This week in our expat-profile series, we meet a former Bay Street finance worker now operating his own, community-focussed hotel in Nicaragua.
Jamie Collum is both a hotelier, at the surf and eco resort El Coco Loco in Nicaragua, and the director and co-founder of Waves of Hope, a community-development program. “I first came to Nicaragua in 2005 with a backpack [and] a couple close friends from university who are now my business partners,” he says. “I spent the next five-plus years living and working various jobs—often day and night—in Toronto to help finance our dream.” Last March, Collum was finally able leave his Bay Street finance gig and move to “El Manzano #1” in Nicaragua. “It was primarily a sleepy fishing and farming town, but is slowly evolving towards tourism. We are located [near] Chinandega, the closest city, and Managua, the capital. This was a long-time coming for me, but it was definitely worth the wait.”
Why did you move?
Well, it all started with a crazy dream back on my first trip here. My business partners and I were in Nicaragua chasing the fantasy of an incredible lifestyle in which we could live a healthier and simpler life on the beach, surf every day, share stories and experiences with people from around the world, and hopefully have a positive impact on our community. The plan to build a resort slowly took shape and, after five years of hard work, we proudly opened El Coco Loco. I was in Nicaragua to help with the opening for a few months, but I had to return to Toronto shortly afterwards to continue working to help finance the construction of our pool and yoga studio.
Are you happy you moved?
Yes, definitely. I wake up every morning and say thanks to whatever higher power is out there for giving me this opportunity. I have a successful and growing business. I live in an incredible community of warm-hearted people, both locals and foreigners, and we’re able to have a pretty cool impact on people’s lives by sharing the benefits of our social-tourism project with the community through our Canadian-registered NGO, Waves of Hope. Actually, we always knew that we wanted to live in a place and give back at the same time, so we started Waves even before we opened El Coco Loco. Nowadays, we have various interns assisting us with our projects on the ground, and guests are able to take part in our programming as part of their stay if they’re interested. Of course, though we contribute a lot of funds to Waves, we also rely on donations to execute our ongoing programming.
Each day I rise with the sun and head out to surf un-crowded, awesome waves with my amigos, which include my close friend and surf-mentor Holly Beck. I follow that up with a yoga practice in our Tiki-style studio that overlooks our resort and the Pacific Ocean, just before enjoying a breakfast of homemade breads, fresh fruit from our own gardens, and free-range eggs, topped off with a cup of organic Nicaraguan coffee. And this is all typically before 10 a.m.!
I spend the rest of the day meeting with friends and family who come to visit, sharing stories with our guests who come from all over the world, gardening, and experimenting with sustainable, green construction projects. Then I’m spoiled every evening by a breathtaking sunset. Life is really pretty good.
Does anything about it remind you of Toronto?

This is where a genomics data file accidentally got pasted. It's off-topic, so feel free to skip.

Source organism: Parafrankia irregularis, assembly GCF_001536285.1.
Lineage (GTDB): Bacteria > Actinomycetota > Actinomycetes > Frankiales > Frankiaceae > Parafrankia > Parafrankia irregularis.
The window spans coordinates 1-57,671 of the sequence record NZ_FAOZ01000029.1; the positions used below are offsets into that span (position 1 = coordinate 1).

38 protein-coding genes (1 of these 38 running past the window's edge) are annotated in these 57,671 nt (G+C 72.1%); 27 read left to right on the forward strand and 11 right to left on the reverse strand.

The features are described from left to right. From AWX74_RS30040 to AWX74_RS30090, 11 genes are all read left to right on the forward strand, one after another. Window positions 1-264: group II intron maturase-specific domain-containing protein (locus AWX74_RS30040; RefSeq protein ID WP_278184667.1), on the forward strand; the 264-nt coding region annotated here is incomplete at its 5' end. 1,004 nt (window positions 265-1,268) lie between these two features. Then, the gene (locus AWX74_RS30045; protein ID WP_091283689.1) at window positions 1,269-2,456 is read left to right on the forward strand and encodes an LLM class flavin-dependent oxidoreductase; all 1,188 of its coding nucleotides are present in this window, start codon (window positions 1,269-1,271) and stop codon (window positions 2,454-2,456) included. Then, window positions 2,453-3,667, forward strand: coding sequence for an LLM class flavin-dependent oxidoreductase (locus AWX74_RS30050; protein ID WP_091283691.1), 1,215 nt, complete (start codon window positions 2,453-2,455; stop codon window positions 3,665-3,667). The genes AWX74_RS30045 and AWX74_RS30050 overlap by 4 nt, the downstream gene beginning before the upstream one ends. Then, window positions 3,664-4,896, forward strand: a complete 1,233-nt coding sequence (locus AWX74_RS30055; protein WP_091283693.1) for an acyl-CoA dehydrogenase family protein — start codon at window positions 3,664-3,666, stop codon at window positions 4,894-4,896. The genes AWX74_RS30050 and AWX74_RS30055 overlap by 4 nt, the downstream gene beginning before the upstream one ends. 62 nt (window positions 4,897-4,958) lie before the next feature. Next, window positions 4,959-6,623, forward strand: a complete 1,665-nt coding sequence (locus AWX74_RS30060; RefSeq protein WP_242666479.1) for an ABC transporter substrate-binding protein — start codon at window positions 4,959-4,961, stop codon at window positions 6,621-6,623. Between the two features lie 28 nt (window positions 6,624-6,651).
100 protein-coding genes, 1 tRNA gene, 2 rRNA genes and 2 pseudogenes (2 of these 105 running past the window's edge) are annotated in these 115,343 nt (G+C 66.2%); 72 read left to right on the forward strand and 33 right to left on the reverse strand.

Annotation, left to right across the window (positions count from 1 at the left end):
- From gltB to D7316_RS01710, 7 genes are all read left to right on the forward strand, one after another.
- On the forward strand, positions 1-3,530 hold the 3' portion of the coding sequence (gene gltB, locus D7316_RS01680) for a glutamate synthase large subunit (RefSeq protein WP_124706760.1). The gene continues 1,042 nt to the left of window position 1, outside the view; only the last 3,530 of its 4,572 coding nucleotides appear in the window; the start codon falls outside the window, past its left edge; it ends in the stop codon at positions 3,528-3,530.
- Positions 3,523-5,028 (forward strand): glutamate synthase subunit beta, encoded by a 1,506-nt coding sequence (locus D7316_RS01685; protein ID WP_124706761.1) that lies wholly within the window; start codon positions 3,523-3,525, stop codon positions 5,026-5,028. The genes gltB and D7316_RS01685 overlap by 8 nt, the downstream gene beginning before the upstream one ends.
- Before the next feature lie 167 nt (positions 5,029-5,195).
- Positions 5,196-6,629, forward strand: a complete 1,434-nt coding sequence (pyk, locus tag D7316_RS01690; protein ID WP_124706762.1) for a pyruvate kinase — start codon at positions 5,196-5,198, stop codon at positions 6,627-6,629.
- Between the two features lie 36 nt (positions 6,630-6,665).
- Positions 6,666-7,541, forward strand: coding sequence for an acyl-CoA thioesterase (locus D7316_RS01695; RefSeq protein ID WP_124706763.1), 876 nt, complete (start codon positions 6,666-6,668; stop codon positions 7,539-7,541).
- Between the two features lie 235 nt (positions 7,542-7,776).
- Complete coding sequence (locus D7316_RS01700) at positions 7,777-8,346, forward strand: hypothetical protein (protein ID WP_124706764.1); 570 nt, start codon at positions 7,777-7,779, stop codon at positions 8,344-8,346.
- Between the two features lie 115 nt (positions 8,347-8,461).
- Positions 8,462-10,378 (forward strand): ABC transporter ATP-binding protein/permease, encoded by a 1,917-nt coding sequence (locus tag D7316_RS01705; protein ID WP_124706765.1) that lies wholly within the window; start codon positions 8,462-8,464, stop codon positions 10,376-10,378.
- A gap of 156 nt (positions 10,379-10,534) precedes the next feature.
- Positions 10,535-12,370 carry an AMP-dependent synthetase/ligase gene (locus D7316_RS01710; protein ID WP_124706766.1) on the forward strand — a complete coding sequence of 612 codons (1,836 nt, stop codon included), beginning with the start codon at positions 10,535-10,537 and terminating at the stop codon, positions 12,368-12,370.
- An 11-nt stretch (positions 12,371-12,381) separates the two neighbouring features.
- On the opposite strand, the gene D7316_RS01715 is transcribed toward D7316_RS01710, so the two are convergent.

Really, only the Torontonians that visit. Life here is the complete opposite of city life. The pace is lot more mellow and people in general seem a lot happier just to be alive, even though they still struggle with poverty every day. As you can imagine, the cost of living is also a lot [lower], and best of all, there is no winter.
What do you tell your friends in Toronto about it?
Well, most of my friends from Toronto have already visited multiple times, so I don’t need to tell them too much—just regular updates about life and how many waves my awesome surfing Rottweiler Rocco caught that week.
For those that still haven’t made it down, I tell them that we are lucky to live in such a beautiful place with incredible and un-crowded waves, warm water, beautiful beaches, and awesome people. We live in such a pure piece of Nicaraguan paradise, but with the growing tourism we worry about for how long this will last.
What has surprised you about moving there from Toronto?
Well, I’ve been coming here for a long time, so there were no major shockers. I guess a couple things were just how easy the transition was from city life to beach life, and how much of a sense of community I feel living down here, even though I’m a foreigner. People look after each other here and help each other out when in need. I have also been surprised by how much I’ve learned from the people here: how to shuck a coconut, how to make fresh tortillas and homemade chocolate, how to surf and, of course, how to speak Spanish.
What do you miss most about Toronto?
At the top of my list is live music, especially dancing all night to the sounds of The St. Royals around the city at places like the Gladstone, or getting down to The Arsenals or The A-Team at the Orbit Room. I also miss all the great people and awesome pizzas at Vivoli on College Street. And the sushi from Guirei on Queens Quay, and Banjara for its awesome Indian curries. Pedestrian Sundays in Kensington Market. Summer in general in the city is pretty special. Then there’s my weekly Ultimate Frisbee games and beach volleyball down in Ashbridge’s Bay.
What don’t you miss at all about Toronto?
Definitely the traffic. I never really had the patience for it. I had a lot more stress in Toronto so I don’t miss that either. The humidity and smog also weren’t among my favourite things offered by the city. And although I am missing the bulk of his term, I am definitely not missing the politics of Rob Ford, nor his sidekick brother.
Would you ever go back?
Well, never say never, right?
Are you from Toronto and doing something cool somewhere else? Email Kate@TheGridTO.com.